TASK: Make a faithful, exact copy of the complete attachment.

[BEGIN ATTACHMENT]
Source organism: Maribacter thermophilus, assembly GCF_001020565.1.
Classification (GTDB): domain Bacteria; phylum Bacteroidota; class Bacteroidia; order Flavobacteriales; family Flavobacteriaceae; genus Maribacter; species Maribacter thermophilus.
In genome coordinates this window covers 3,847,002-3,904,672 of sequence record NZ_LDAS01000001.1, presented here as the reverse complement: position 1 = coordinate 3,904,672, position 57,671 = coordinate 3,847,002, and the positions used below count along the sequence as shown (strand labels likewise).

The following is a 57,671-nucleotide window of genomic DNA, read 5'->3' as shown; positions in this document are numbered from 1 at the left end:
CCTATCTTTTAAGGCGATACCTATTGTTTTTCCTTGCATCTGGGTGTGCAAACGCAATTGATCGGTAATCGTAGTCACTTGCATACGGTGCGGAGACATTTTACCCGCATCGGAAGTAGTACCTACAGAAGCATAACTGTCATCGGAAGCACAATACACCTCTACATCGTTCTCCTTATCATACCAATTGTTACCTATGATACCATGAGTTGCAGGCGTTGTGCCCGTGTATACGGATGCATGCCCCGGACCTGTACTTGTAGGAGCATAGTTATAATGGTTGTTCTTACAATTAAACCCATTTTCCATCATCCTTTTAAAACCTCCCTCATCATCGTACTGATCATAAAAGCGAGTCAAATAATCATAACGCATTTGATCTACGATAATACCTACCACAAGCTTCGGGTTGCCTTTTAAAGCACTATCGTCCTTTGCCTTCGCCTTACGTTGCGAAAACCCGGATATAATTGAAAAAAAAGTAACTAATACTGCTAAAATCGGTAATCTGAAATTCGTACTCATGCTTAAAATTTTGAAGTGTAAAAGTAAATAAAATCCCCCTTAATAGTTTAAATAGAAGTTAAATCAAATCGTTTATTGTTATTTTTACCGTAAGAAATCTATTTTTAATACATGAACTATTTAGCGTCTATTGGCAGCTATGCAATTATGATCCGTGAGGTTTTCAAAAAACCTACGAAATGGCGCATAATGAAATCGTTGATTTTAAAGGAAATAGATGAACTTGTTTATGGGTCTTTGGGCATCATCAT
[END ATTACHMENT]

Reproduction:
Source organism: Maribacter thermophilus, assembly GCF_001020565.1.
Classification (GTDB): domain Bacteria; phylum Bacteroidota; class Bacteroidia; order Flavobacteriales; family Flavobacteriaceae; genus Maribacter; species Maribacter thermophilus.
In genome coordinates this window covers 3,847,002-3,904,672 of sequence record NZ_LDAS01000001.1, presented here as the reverse complement: position 1 = coordinate 3,904,672, position 57,671 = coordinate 3,847,002, and the positions used below count along the sequence as shown (strand labels likewise).

The following is a 57,671-nucleotide window of genomic DNA, read 5'->3' as shown; positions in this document are numbered from 1 at the left end:
CCTATCTTTTAAGGCGATACCTATTGTTTTTCCTTGCATCTGGGTGTGCAAACGCAATTGATCGGTAATCGTAGTCACTTGCATACGGTGCGGAGACATTTTACCCGCATCGGAAGTAGTACCTACAGAAGCATAACTGTCATCGGAAGCACAATACACCTCTACATCGTTCTCCTTATCATACCAATTGTTACCTATGATACCATGAGTTGCAGGCGTTGTGCCCGTGTATACGGATGCATGCCCCGGACCTGTACTTGTAGGAGCATAGTTATAATGGTTGTTCTTACAATTAAACCCATTTTCCATCATCCTTTTAAAACCTCCCTCATCATCGTACTGATCATAAAAGCGAGTCAAATAATCATAACGCATTTGATCTACGATAATACCTACCACAAGCTTCGGGTTGCCTTTTAAAGCACTATCGTCCTTTGCCTTCGCCTTACGTTGCGAAAACCCGGATATAATTGAAAAAAAAGTAACTAATACTGCTAAAATCGGTAATCTGAAATTCGTACTCATGCTTAAAATTTTGAAGTGTAAAAGTAAATAAAATCCCCCTTAATAGTTTAAATAGAAGTTAAATCAAATCGTTTATTGTTATTTTTACCGTAAGAAATCTATTTTTAATACATGAACTATTTAGCGTCTATTGGCAGCTATGCAATTATGATCCGTGAGGTTTTCAAAAAACCTACGAAATGGCGCATAATGAAATCGTTGATTTTAAAGGAAATAGATGAACTTGTTTATGGGTCTTTGGGCATCATCAT